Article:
How does edible gold taste

Edible gold: healthy or unhealthy?

When football star Franck Ribéry ate a steak completely covered in gold leaf worth 1,200 euros in January, it naturally got through the media. Eating gold in such quantities is extraordinary. You are more familiar with the smaller luxury of gold leaf-decorated chocolates or ice cream. If you look at the amount of gold leaf Ribéry consumed, the question arises: is that healthy?

Gold leaf as a visual highlight

In star restaurants there are always extraordinary variations: salmon fillet with gold leaf coating, gold-plated maki rolls - even schnitzel, chicken wings and sausages are gold-plated! No question about it: dishes decorated with gold look beautiful. The gold gives them the appearance of something special and valuable. And it is indeed valuable: 1 gram of gold leaf can cost up to 300 euros. However, it doesn't taste like anything.

E 175: healthy or unhealthy?

Gold belongs to the “color” category of food additives and has the number E 175. It is at least 22-carat gold leaf. Gold that is not marked as E 175 is also not suitable for consumption. After all, gold leaf is also used in art, but if it lands on your ice, you could be poisoned. The gold leaf used in art is usually not "pure" and left in its natural state.

Gold that has been declared as E 175 is considered to be harmless to health. Again, you shouldn't save money so that the gold leaf is as pure as possible. If the gold has a taste, then this is cause for concern: In such a case, it is usually contaminated by other metals, such as aluminum, or by chemical additives.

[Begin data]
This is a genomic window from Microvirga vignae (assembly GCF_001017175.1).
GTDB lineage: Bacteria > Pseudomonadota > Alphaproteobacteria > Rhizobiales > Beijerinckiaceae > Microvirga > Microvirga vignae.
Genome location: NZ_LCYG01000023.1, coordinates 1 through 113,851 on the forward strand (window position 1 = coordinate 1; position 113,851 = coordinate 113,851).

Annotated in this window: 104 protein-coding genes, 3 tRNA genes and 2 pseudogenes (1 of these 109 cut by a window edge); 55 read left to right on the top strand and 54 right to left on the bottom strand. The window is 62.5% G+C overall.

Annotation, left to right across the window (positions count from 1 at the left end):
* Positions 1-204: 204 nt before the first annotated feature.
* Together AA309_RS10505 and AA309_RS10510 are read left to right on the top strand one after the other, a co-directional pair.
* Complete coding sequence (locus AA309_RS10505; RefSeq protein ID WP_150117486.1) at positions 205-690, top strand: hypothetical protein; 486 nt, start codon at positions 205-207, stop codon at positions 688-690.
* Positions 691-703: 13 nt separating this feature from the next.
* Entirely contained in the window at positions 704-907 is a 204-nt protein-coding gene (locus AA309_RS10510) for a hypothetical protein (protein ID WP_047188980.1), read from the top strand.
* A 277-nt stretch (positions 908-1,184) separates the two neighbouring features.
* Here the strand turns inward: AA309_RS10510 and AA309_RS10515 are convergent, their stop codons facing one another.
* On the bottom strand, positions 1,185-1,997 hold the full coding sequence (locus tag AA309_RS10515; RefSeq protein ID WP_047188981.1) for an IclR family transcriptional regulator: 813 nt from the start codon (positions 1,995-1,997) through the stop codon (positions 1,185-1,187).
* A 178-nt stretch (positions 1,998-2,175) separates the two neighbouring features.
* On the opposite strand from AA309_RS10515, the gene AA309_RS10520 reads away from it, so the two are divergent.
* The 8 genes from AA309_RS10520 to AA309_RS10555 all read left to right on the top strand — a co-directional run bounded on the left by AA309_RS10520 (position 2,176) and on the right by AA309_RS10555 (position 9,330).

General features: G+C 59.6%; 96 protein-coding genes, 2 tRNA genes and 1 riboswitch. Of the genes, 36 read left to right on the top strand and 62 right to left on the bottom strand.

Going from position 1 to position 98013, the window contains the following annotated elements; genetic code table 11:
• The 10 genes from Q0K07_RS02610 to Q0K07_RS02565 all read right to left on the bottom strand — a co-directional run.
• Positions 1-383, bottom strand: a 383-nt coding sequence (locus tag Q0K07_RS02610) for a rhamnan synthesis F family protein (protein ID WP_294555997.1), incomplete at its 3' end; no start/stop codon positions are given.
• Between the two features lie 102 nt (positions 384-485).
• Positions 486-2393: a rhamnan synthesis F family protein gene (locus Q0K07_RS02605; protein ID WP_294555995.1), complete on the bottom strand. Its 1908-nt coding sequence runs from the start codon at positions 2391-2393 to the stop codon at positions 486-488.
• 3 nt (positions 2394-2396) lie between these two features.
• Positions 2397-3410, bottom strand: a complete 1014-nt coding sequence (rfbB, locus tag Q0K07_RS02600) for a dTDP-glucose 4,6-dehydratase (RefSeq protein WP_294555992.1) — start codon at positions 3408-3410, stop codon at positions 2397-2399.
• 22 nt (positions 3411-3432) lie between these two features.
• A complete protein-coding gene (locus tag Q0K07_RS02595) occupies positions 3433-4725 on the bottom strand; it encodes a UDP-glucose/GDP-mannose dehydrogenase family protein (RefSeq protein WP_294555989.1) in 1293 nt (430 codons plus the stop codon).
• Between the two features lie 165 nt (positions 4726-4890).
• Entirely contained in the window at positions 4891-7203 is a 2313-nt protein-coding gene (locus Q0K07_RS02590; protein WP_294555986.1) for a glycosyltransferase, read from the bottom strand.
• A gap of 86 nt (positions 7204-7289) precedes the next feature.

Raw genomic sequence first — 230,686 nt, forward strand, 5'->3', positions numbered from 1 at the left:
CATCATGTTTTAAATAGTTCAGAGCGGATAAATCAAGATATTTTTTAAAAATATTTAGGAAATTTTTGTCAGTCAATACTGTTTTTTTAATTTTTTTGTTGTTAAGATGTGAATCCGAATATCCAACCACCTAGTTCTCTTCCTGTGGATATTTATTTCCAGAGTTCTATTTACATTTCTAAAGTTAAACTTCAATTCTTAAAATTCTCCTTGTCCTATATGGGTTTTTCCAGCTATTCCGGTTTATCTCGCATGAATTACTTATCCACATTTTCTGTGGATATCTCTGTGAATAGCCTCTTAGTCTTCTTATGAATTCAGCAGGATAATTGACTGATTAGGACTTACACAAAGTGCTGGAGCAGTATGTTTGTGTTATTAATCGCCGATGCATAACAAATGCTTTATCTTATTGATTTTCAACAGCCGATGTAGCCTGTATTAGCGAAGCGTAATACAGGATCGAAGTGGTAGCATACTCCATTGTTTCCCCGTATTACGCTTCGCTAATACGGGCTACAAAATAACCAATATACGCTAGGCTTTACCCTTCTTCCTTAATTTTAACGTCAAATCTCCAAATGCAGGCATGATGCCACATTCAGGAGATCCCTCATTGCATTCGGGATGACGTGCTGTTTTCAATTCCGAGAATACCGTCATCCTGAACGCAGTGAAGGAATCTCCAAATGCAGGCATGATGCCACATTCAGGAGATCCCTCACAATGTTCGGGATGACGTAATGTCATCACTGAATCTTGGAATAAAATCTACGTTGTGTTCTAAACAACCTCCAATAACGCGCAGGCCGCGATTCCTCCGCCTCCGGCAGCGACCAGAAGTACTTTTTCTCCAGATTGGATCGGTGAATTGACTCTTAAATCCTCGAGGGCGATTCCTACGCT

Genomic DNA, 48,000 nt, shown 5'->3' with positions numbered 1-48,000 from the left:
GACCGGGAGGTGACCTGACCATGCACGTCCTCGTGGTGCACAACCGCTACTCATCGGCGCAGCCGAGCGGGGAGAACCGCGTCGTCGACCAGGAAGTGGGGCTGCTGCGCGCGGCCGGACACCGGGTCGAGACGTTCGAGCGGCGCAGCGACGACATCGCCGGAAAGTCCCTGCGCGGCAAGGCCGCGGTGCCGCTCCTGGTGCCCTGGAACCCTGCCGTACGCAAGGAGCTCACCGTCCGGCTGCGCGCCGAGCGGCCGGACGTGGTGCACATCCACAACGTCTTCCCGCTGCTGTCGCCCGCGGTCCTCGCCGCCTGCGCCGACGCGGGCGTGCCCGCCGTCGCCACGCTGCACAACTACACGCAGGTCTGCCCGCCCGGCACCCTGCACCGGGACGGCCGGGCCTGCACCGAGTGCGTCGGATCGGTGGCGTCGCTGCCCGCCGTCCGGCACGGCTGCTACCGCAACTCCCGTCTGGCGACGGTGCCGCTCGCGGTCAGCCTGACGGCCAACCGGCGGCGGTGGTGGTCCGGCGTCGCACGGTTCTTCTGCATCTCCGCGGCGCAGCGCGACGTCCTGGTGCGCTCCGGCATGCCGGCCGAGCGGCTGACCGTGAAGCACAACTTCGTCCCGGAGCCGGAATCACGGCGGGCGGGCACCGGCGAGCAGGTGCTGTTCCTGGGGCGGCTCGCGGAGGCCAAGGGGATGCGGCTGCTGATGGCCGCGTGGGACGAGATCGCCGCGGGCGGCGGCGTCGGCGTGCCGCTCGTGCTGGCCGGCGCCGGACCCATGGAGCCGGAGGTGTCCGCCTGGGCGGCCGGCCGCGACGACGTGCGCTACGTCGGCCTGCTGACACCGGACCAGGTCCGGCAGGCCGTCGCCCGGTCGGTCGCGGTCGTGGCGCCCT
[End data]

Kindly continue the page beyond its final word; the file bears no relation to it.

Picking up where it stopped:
Gold in medicine

You read contradicting things about gold in medicine. On the one hand, it is said that gold cannot be used by our body. It wanders from the expensive praline through the stomach and intestines and is then completely excreted: nothing but an expensive trip to the toilet.

On the other hand, gold as aurum metallicum ("metal of light") has been used in medicine for centuries, among other things against depression, anxiety, exhaustion, syphilis, tuberculosis and rheumatism. Not only Paracelsus, but also Hildegard von Bingen (1098-1179) used gold against gout:

“A person who now suffers from gout, take gold, boil it, separate the dirt from it without any of the gold disappearing, take this powder by grinding it…. People eat this on an empty stomach early in the morning. "

There was actually something to Hildegard's gold treatment. In 2007 researchers were finally able to prove why gold helps against rheumatism: Gold salts prevent a protein from escaping from the nucleus of immune cells that triggers inflammatory reactions.

Gold as the solution?

Unfortunately, injections with gold-containing compounds have severe side effects and it can take months for rheumatism therapy to work. The researchers are therefore looking for a drug that has the same immune system-regulating abilities as gold, but without causing side effects.

And when you consume gold, you shouldn't necessarily expect any healing effects. But it should be enough for a culinary highlight that will be remembered brilliantly.